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Brazilian Lower House supports Bolsonaro's pension reform bill

Friday, July 12th 2019 - 12:06 UTC
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Both O Estado de Sao Paulo and O Globo highlighted that “the House, led by Maia”, took that key step. Both O Estado de Sao Paulo and O Globo highlighted that “the House, led by Maia”, took that key step.

Brazil's President Jair Bolsonaro scored a partial parliamentary victory this week folllowing the first round approval by the Lower House of the pension reform bill, which also meant a severe blow to the country's waning left.

 “Brazil is getting closer and closer to entering the path of employment and prosperity,” Bolsonaro posted on his Twitter account after the ayes got 379 votes against 131 for the nays, with three absentees, which was way above three fifths of the number necessary to approve a such a reform.

The project sets a minimum retirement age of 62 for women and 65 for men, after 40 years of mandatory contributions, an item that is still open for review in the new round of parliamentary discussions, which are expected to be completed as late as early next week, at which time a new round of votes is set to take place.

Economy Minister Paulo Guedes hoped that the reform would save 1.2 trillion reais in 10 years (more than 300 billion US dollars). The changes made already reduced that amount to something less than a trillion reais and could be pruned a little more.

The Sao Paulo Stock Exchange, which closed on Wednesday with its fourth consecutive record of 105,817 points (+ 1.23%) due to the prospects of approval of the reform, operated on Thursday at a loss of 0.60%.

Rodrigo Maia, of the Democratic Party (DEM, center-right) took advantage of the victory to vindicate, visibly moved, the role of Congress, one of the most discredited institutions in the country, which lately was even under fire from Bolsonaro supporters.

“Our leaders lack respect, they are criticised in the wrong way, but it is those leaders who are doing the reforms in Brazil,” he said.

Analysts highlighted the role of this 49-year-old politician, born in 1970 in socialist Salvador Allende's Chile, where his father had fled, escaping Brazil's military dictatorship.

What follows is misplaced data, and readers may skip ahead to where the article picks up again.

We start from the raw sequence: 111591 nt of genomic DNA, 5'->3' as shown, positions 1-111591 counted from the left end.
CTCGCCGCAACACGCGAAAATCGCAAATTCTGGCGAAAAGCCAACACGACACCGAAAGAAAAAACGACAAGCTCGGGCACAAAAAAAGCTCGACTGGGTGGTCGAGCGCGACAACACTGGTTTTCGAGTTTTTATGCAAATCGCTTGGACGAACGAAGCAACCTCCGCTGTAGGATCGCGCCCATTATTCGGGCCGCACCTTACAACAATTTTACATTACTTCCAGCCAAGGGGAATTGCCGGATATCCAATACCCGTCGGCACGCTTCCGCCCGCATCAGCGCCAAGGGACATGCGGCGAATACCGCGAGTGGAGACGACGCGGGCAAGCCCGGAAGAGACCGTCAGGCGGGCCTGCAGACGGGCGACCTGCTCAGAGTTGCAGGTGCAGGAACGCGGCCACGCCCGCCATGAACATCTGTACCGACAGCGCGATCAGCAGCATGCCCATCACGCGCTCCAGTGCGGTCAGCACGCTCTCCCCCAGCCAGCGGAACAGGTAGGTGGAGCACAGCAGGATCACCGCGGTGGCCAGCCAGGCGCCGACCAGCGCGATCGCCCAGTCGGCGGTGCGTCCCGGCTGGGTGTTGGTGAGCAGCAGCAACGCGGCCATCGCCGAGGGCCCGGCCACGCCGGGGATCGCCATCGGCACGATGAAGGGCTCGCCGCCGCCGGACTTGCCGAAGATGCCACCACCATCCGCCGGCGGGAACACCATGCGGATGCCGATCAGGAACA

Both O Estado de Sao Paulo and O Globo highlighted that “the House, led by Maia”, took that key step.

Brazil's left views the parliamentary outcome as a consequence of the 'desertions' of 8 of the 27 deputies of the PDT (of former presidential candidate Ciro Gomes) and 11 of the 32 of the Socialist Party (PSB), who voted for the reform, as well as two additional votes from the Green Party.

“My vote for the retirement reform was not bought, it was by conviction,” tweeted young deputy Tabata Amaral, one of the rising figures of the PDT.

“My 'Yes' is not [a yes] to the government, At times like this, we have to look to the future of the country, it is not easy or comfortable, but it is absolutely necessary,” she said after Wednesday's session.

They were unanimous on the other hand in the rejection of the reform of the Workers' Party (PT, of ex-president Lula, with 54 deputies), of the Communist Party of Brazil (PCdoB, 8 deputies) and PSOL (of the assassinated councilor of Rio Marielle Franco, 10 deputies).

According to analyst Thomaz Favaro, this vote aggravates the fracture evidenced in the Brazilian left since 2016. The fact that the government obtained allies “in practically all the central forces and in the left parties increases the significance of this defeat” and allows us to predict that the left “will have many difficulties in blocking the government's agenda in the future,” Favaro told AFP.

Proponents of the reform insist that the current system is a time bomb, due to the demographic evolution of the country. In 2018, 9.2% of the 208.5 million Brazilians were over 65 years old. In 2060, they will be 25.5%.

Its critics emphasize among other things that raising the number of years of contributions will exclude millions of people from the system, in a country where a quarter of private sector workers are informal.

The bill ”reminds me of the era of slavery, when slaves could be freed at age 60 (...), but they died before,” said a Rio de Janeiro analyst.

Categories: Economy, Politics, Brazil.

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